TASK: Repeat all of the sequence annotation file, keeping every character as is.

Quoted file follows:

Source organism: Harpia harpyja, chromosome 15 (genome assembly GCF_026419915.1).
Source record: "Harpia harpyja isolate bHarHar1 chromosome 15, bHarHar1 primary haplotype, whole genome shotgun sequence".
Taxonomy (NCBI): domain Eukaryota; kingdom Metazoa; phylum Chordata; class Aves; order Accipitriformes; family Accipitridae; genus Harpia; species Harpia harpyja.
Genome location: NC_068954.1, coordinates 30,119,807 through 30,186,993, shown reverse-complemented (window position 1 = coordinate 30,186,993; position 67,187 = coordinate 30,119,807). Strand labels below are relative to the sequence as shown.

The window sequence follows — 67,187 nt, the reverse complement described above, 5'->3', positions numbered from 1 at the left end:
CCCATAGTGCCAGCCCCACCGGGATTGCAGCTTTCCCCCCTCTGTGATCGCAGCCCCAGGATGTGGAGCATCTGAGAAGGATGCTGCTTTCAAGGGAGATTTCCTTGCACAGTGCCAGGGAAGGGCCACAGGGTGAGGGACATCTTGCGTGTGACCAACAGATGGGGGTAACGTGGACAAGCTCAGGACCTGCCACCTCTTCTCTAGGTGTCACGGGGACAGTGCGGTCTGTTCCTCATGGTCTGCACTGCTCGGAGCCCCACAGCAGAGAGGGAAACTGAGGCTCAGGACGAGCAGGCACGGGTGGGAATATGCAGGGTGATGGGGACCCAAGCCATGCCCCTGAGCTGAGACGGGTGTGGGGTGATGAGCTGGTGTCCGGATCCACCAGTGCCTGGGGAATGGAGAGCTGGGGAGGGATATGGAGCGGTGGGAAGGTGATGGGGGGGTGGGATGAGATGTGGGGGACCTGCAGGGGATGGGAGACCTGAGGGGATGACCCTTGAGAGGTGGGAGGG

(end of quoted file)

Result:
Source organism: Harpia harpyja, chromosome 15 (genome assembly GCF_026419915.1).
Source record: "Harpia harpyja isolate bHarHar1 chromosome 15, bHarHar1 primary haplotype, whole genome shotgun sequence".
Taxonomy (NCBI): domain Eukaryota; kingdom Metazoa; phylum Chordata; class Aves; order Accipitriformes; family Accipitridae; genus Harpia; species Harpia harpyja.
Genome location: NC_068954.1, coordinates 30,119,807 through 30,186,993, shown reverse-complemented (window position 1 = coordinate 30,186,993; position 67,187 = coordinate 30,119,807). Strand labels below are relative to the sequence as shown.

The window sequence follows — 67,187 nt, the reverse complement described above, 5'->3', positions numbered from 1 at the left end:
CCCATAGTGCCAGCCCCACCGGGATTGCAGCTTTCCCCCCTCTGTGATCGCAGCCCCAGGATGTGGAGCATCTGAGAAGGATGCTGCTTTCAAGGGAGATTTCCTTGCACAGTGCCAGGGAAGGGCCACAGGGTGAGGGACATCTTGCGTGTGACCAACAGATGGGGGTAACGTGGACAAGCTCAGGACCTGCCACCTCTTCTCTAGGTGTCACGGGGACAGTGCGGTCTGTTCCTCATGGTCTGCACTGCTCGGAGCCCCACAGCAGAGAGGGAAACTGAGGCTCAGGACGAGCAGGCACGGGTGGGAATATGCAGGGTGATGGGGACCCAAGCCATGCCCCTGAGCTGAGACGGGTGTGGGGTGATGAGCTGGTGTCCGGATCCACCAGTGCCTGGGGAATGGAGAGCTGGGGAGGGATATGGAGCGGTGGGAAGGTGATGGGGGGGTGGGATGAGATGTGGGGGACCTGCAGGGGATGGGAGACCTGAGGGGATGACCCTTGAGAGGTGGGAGGG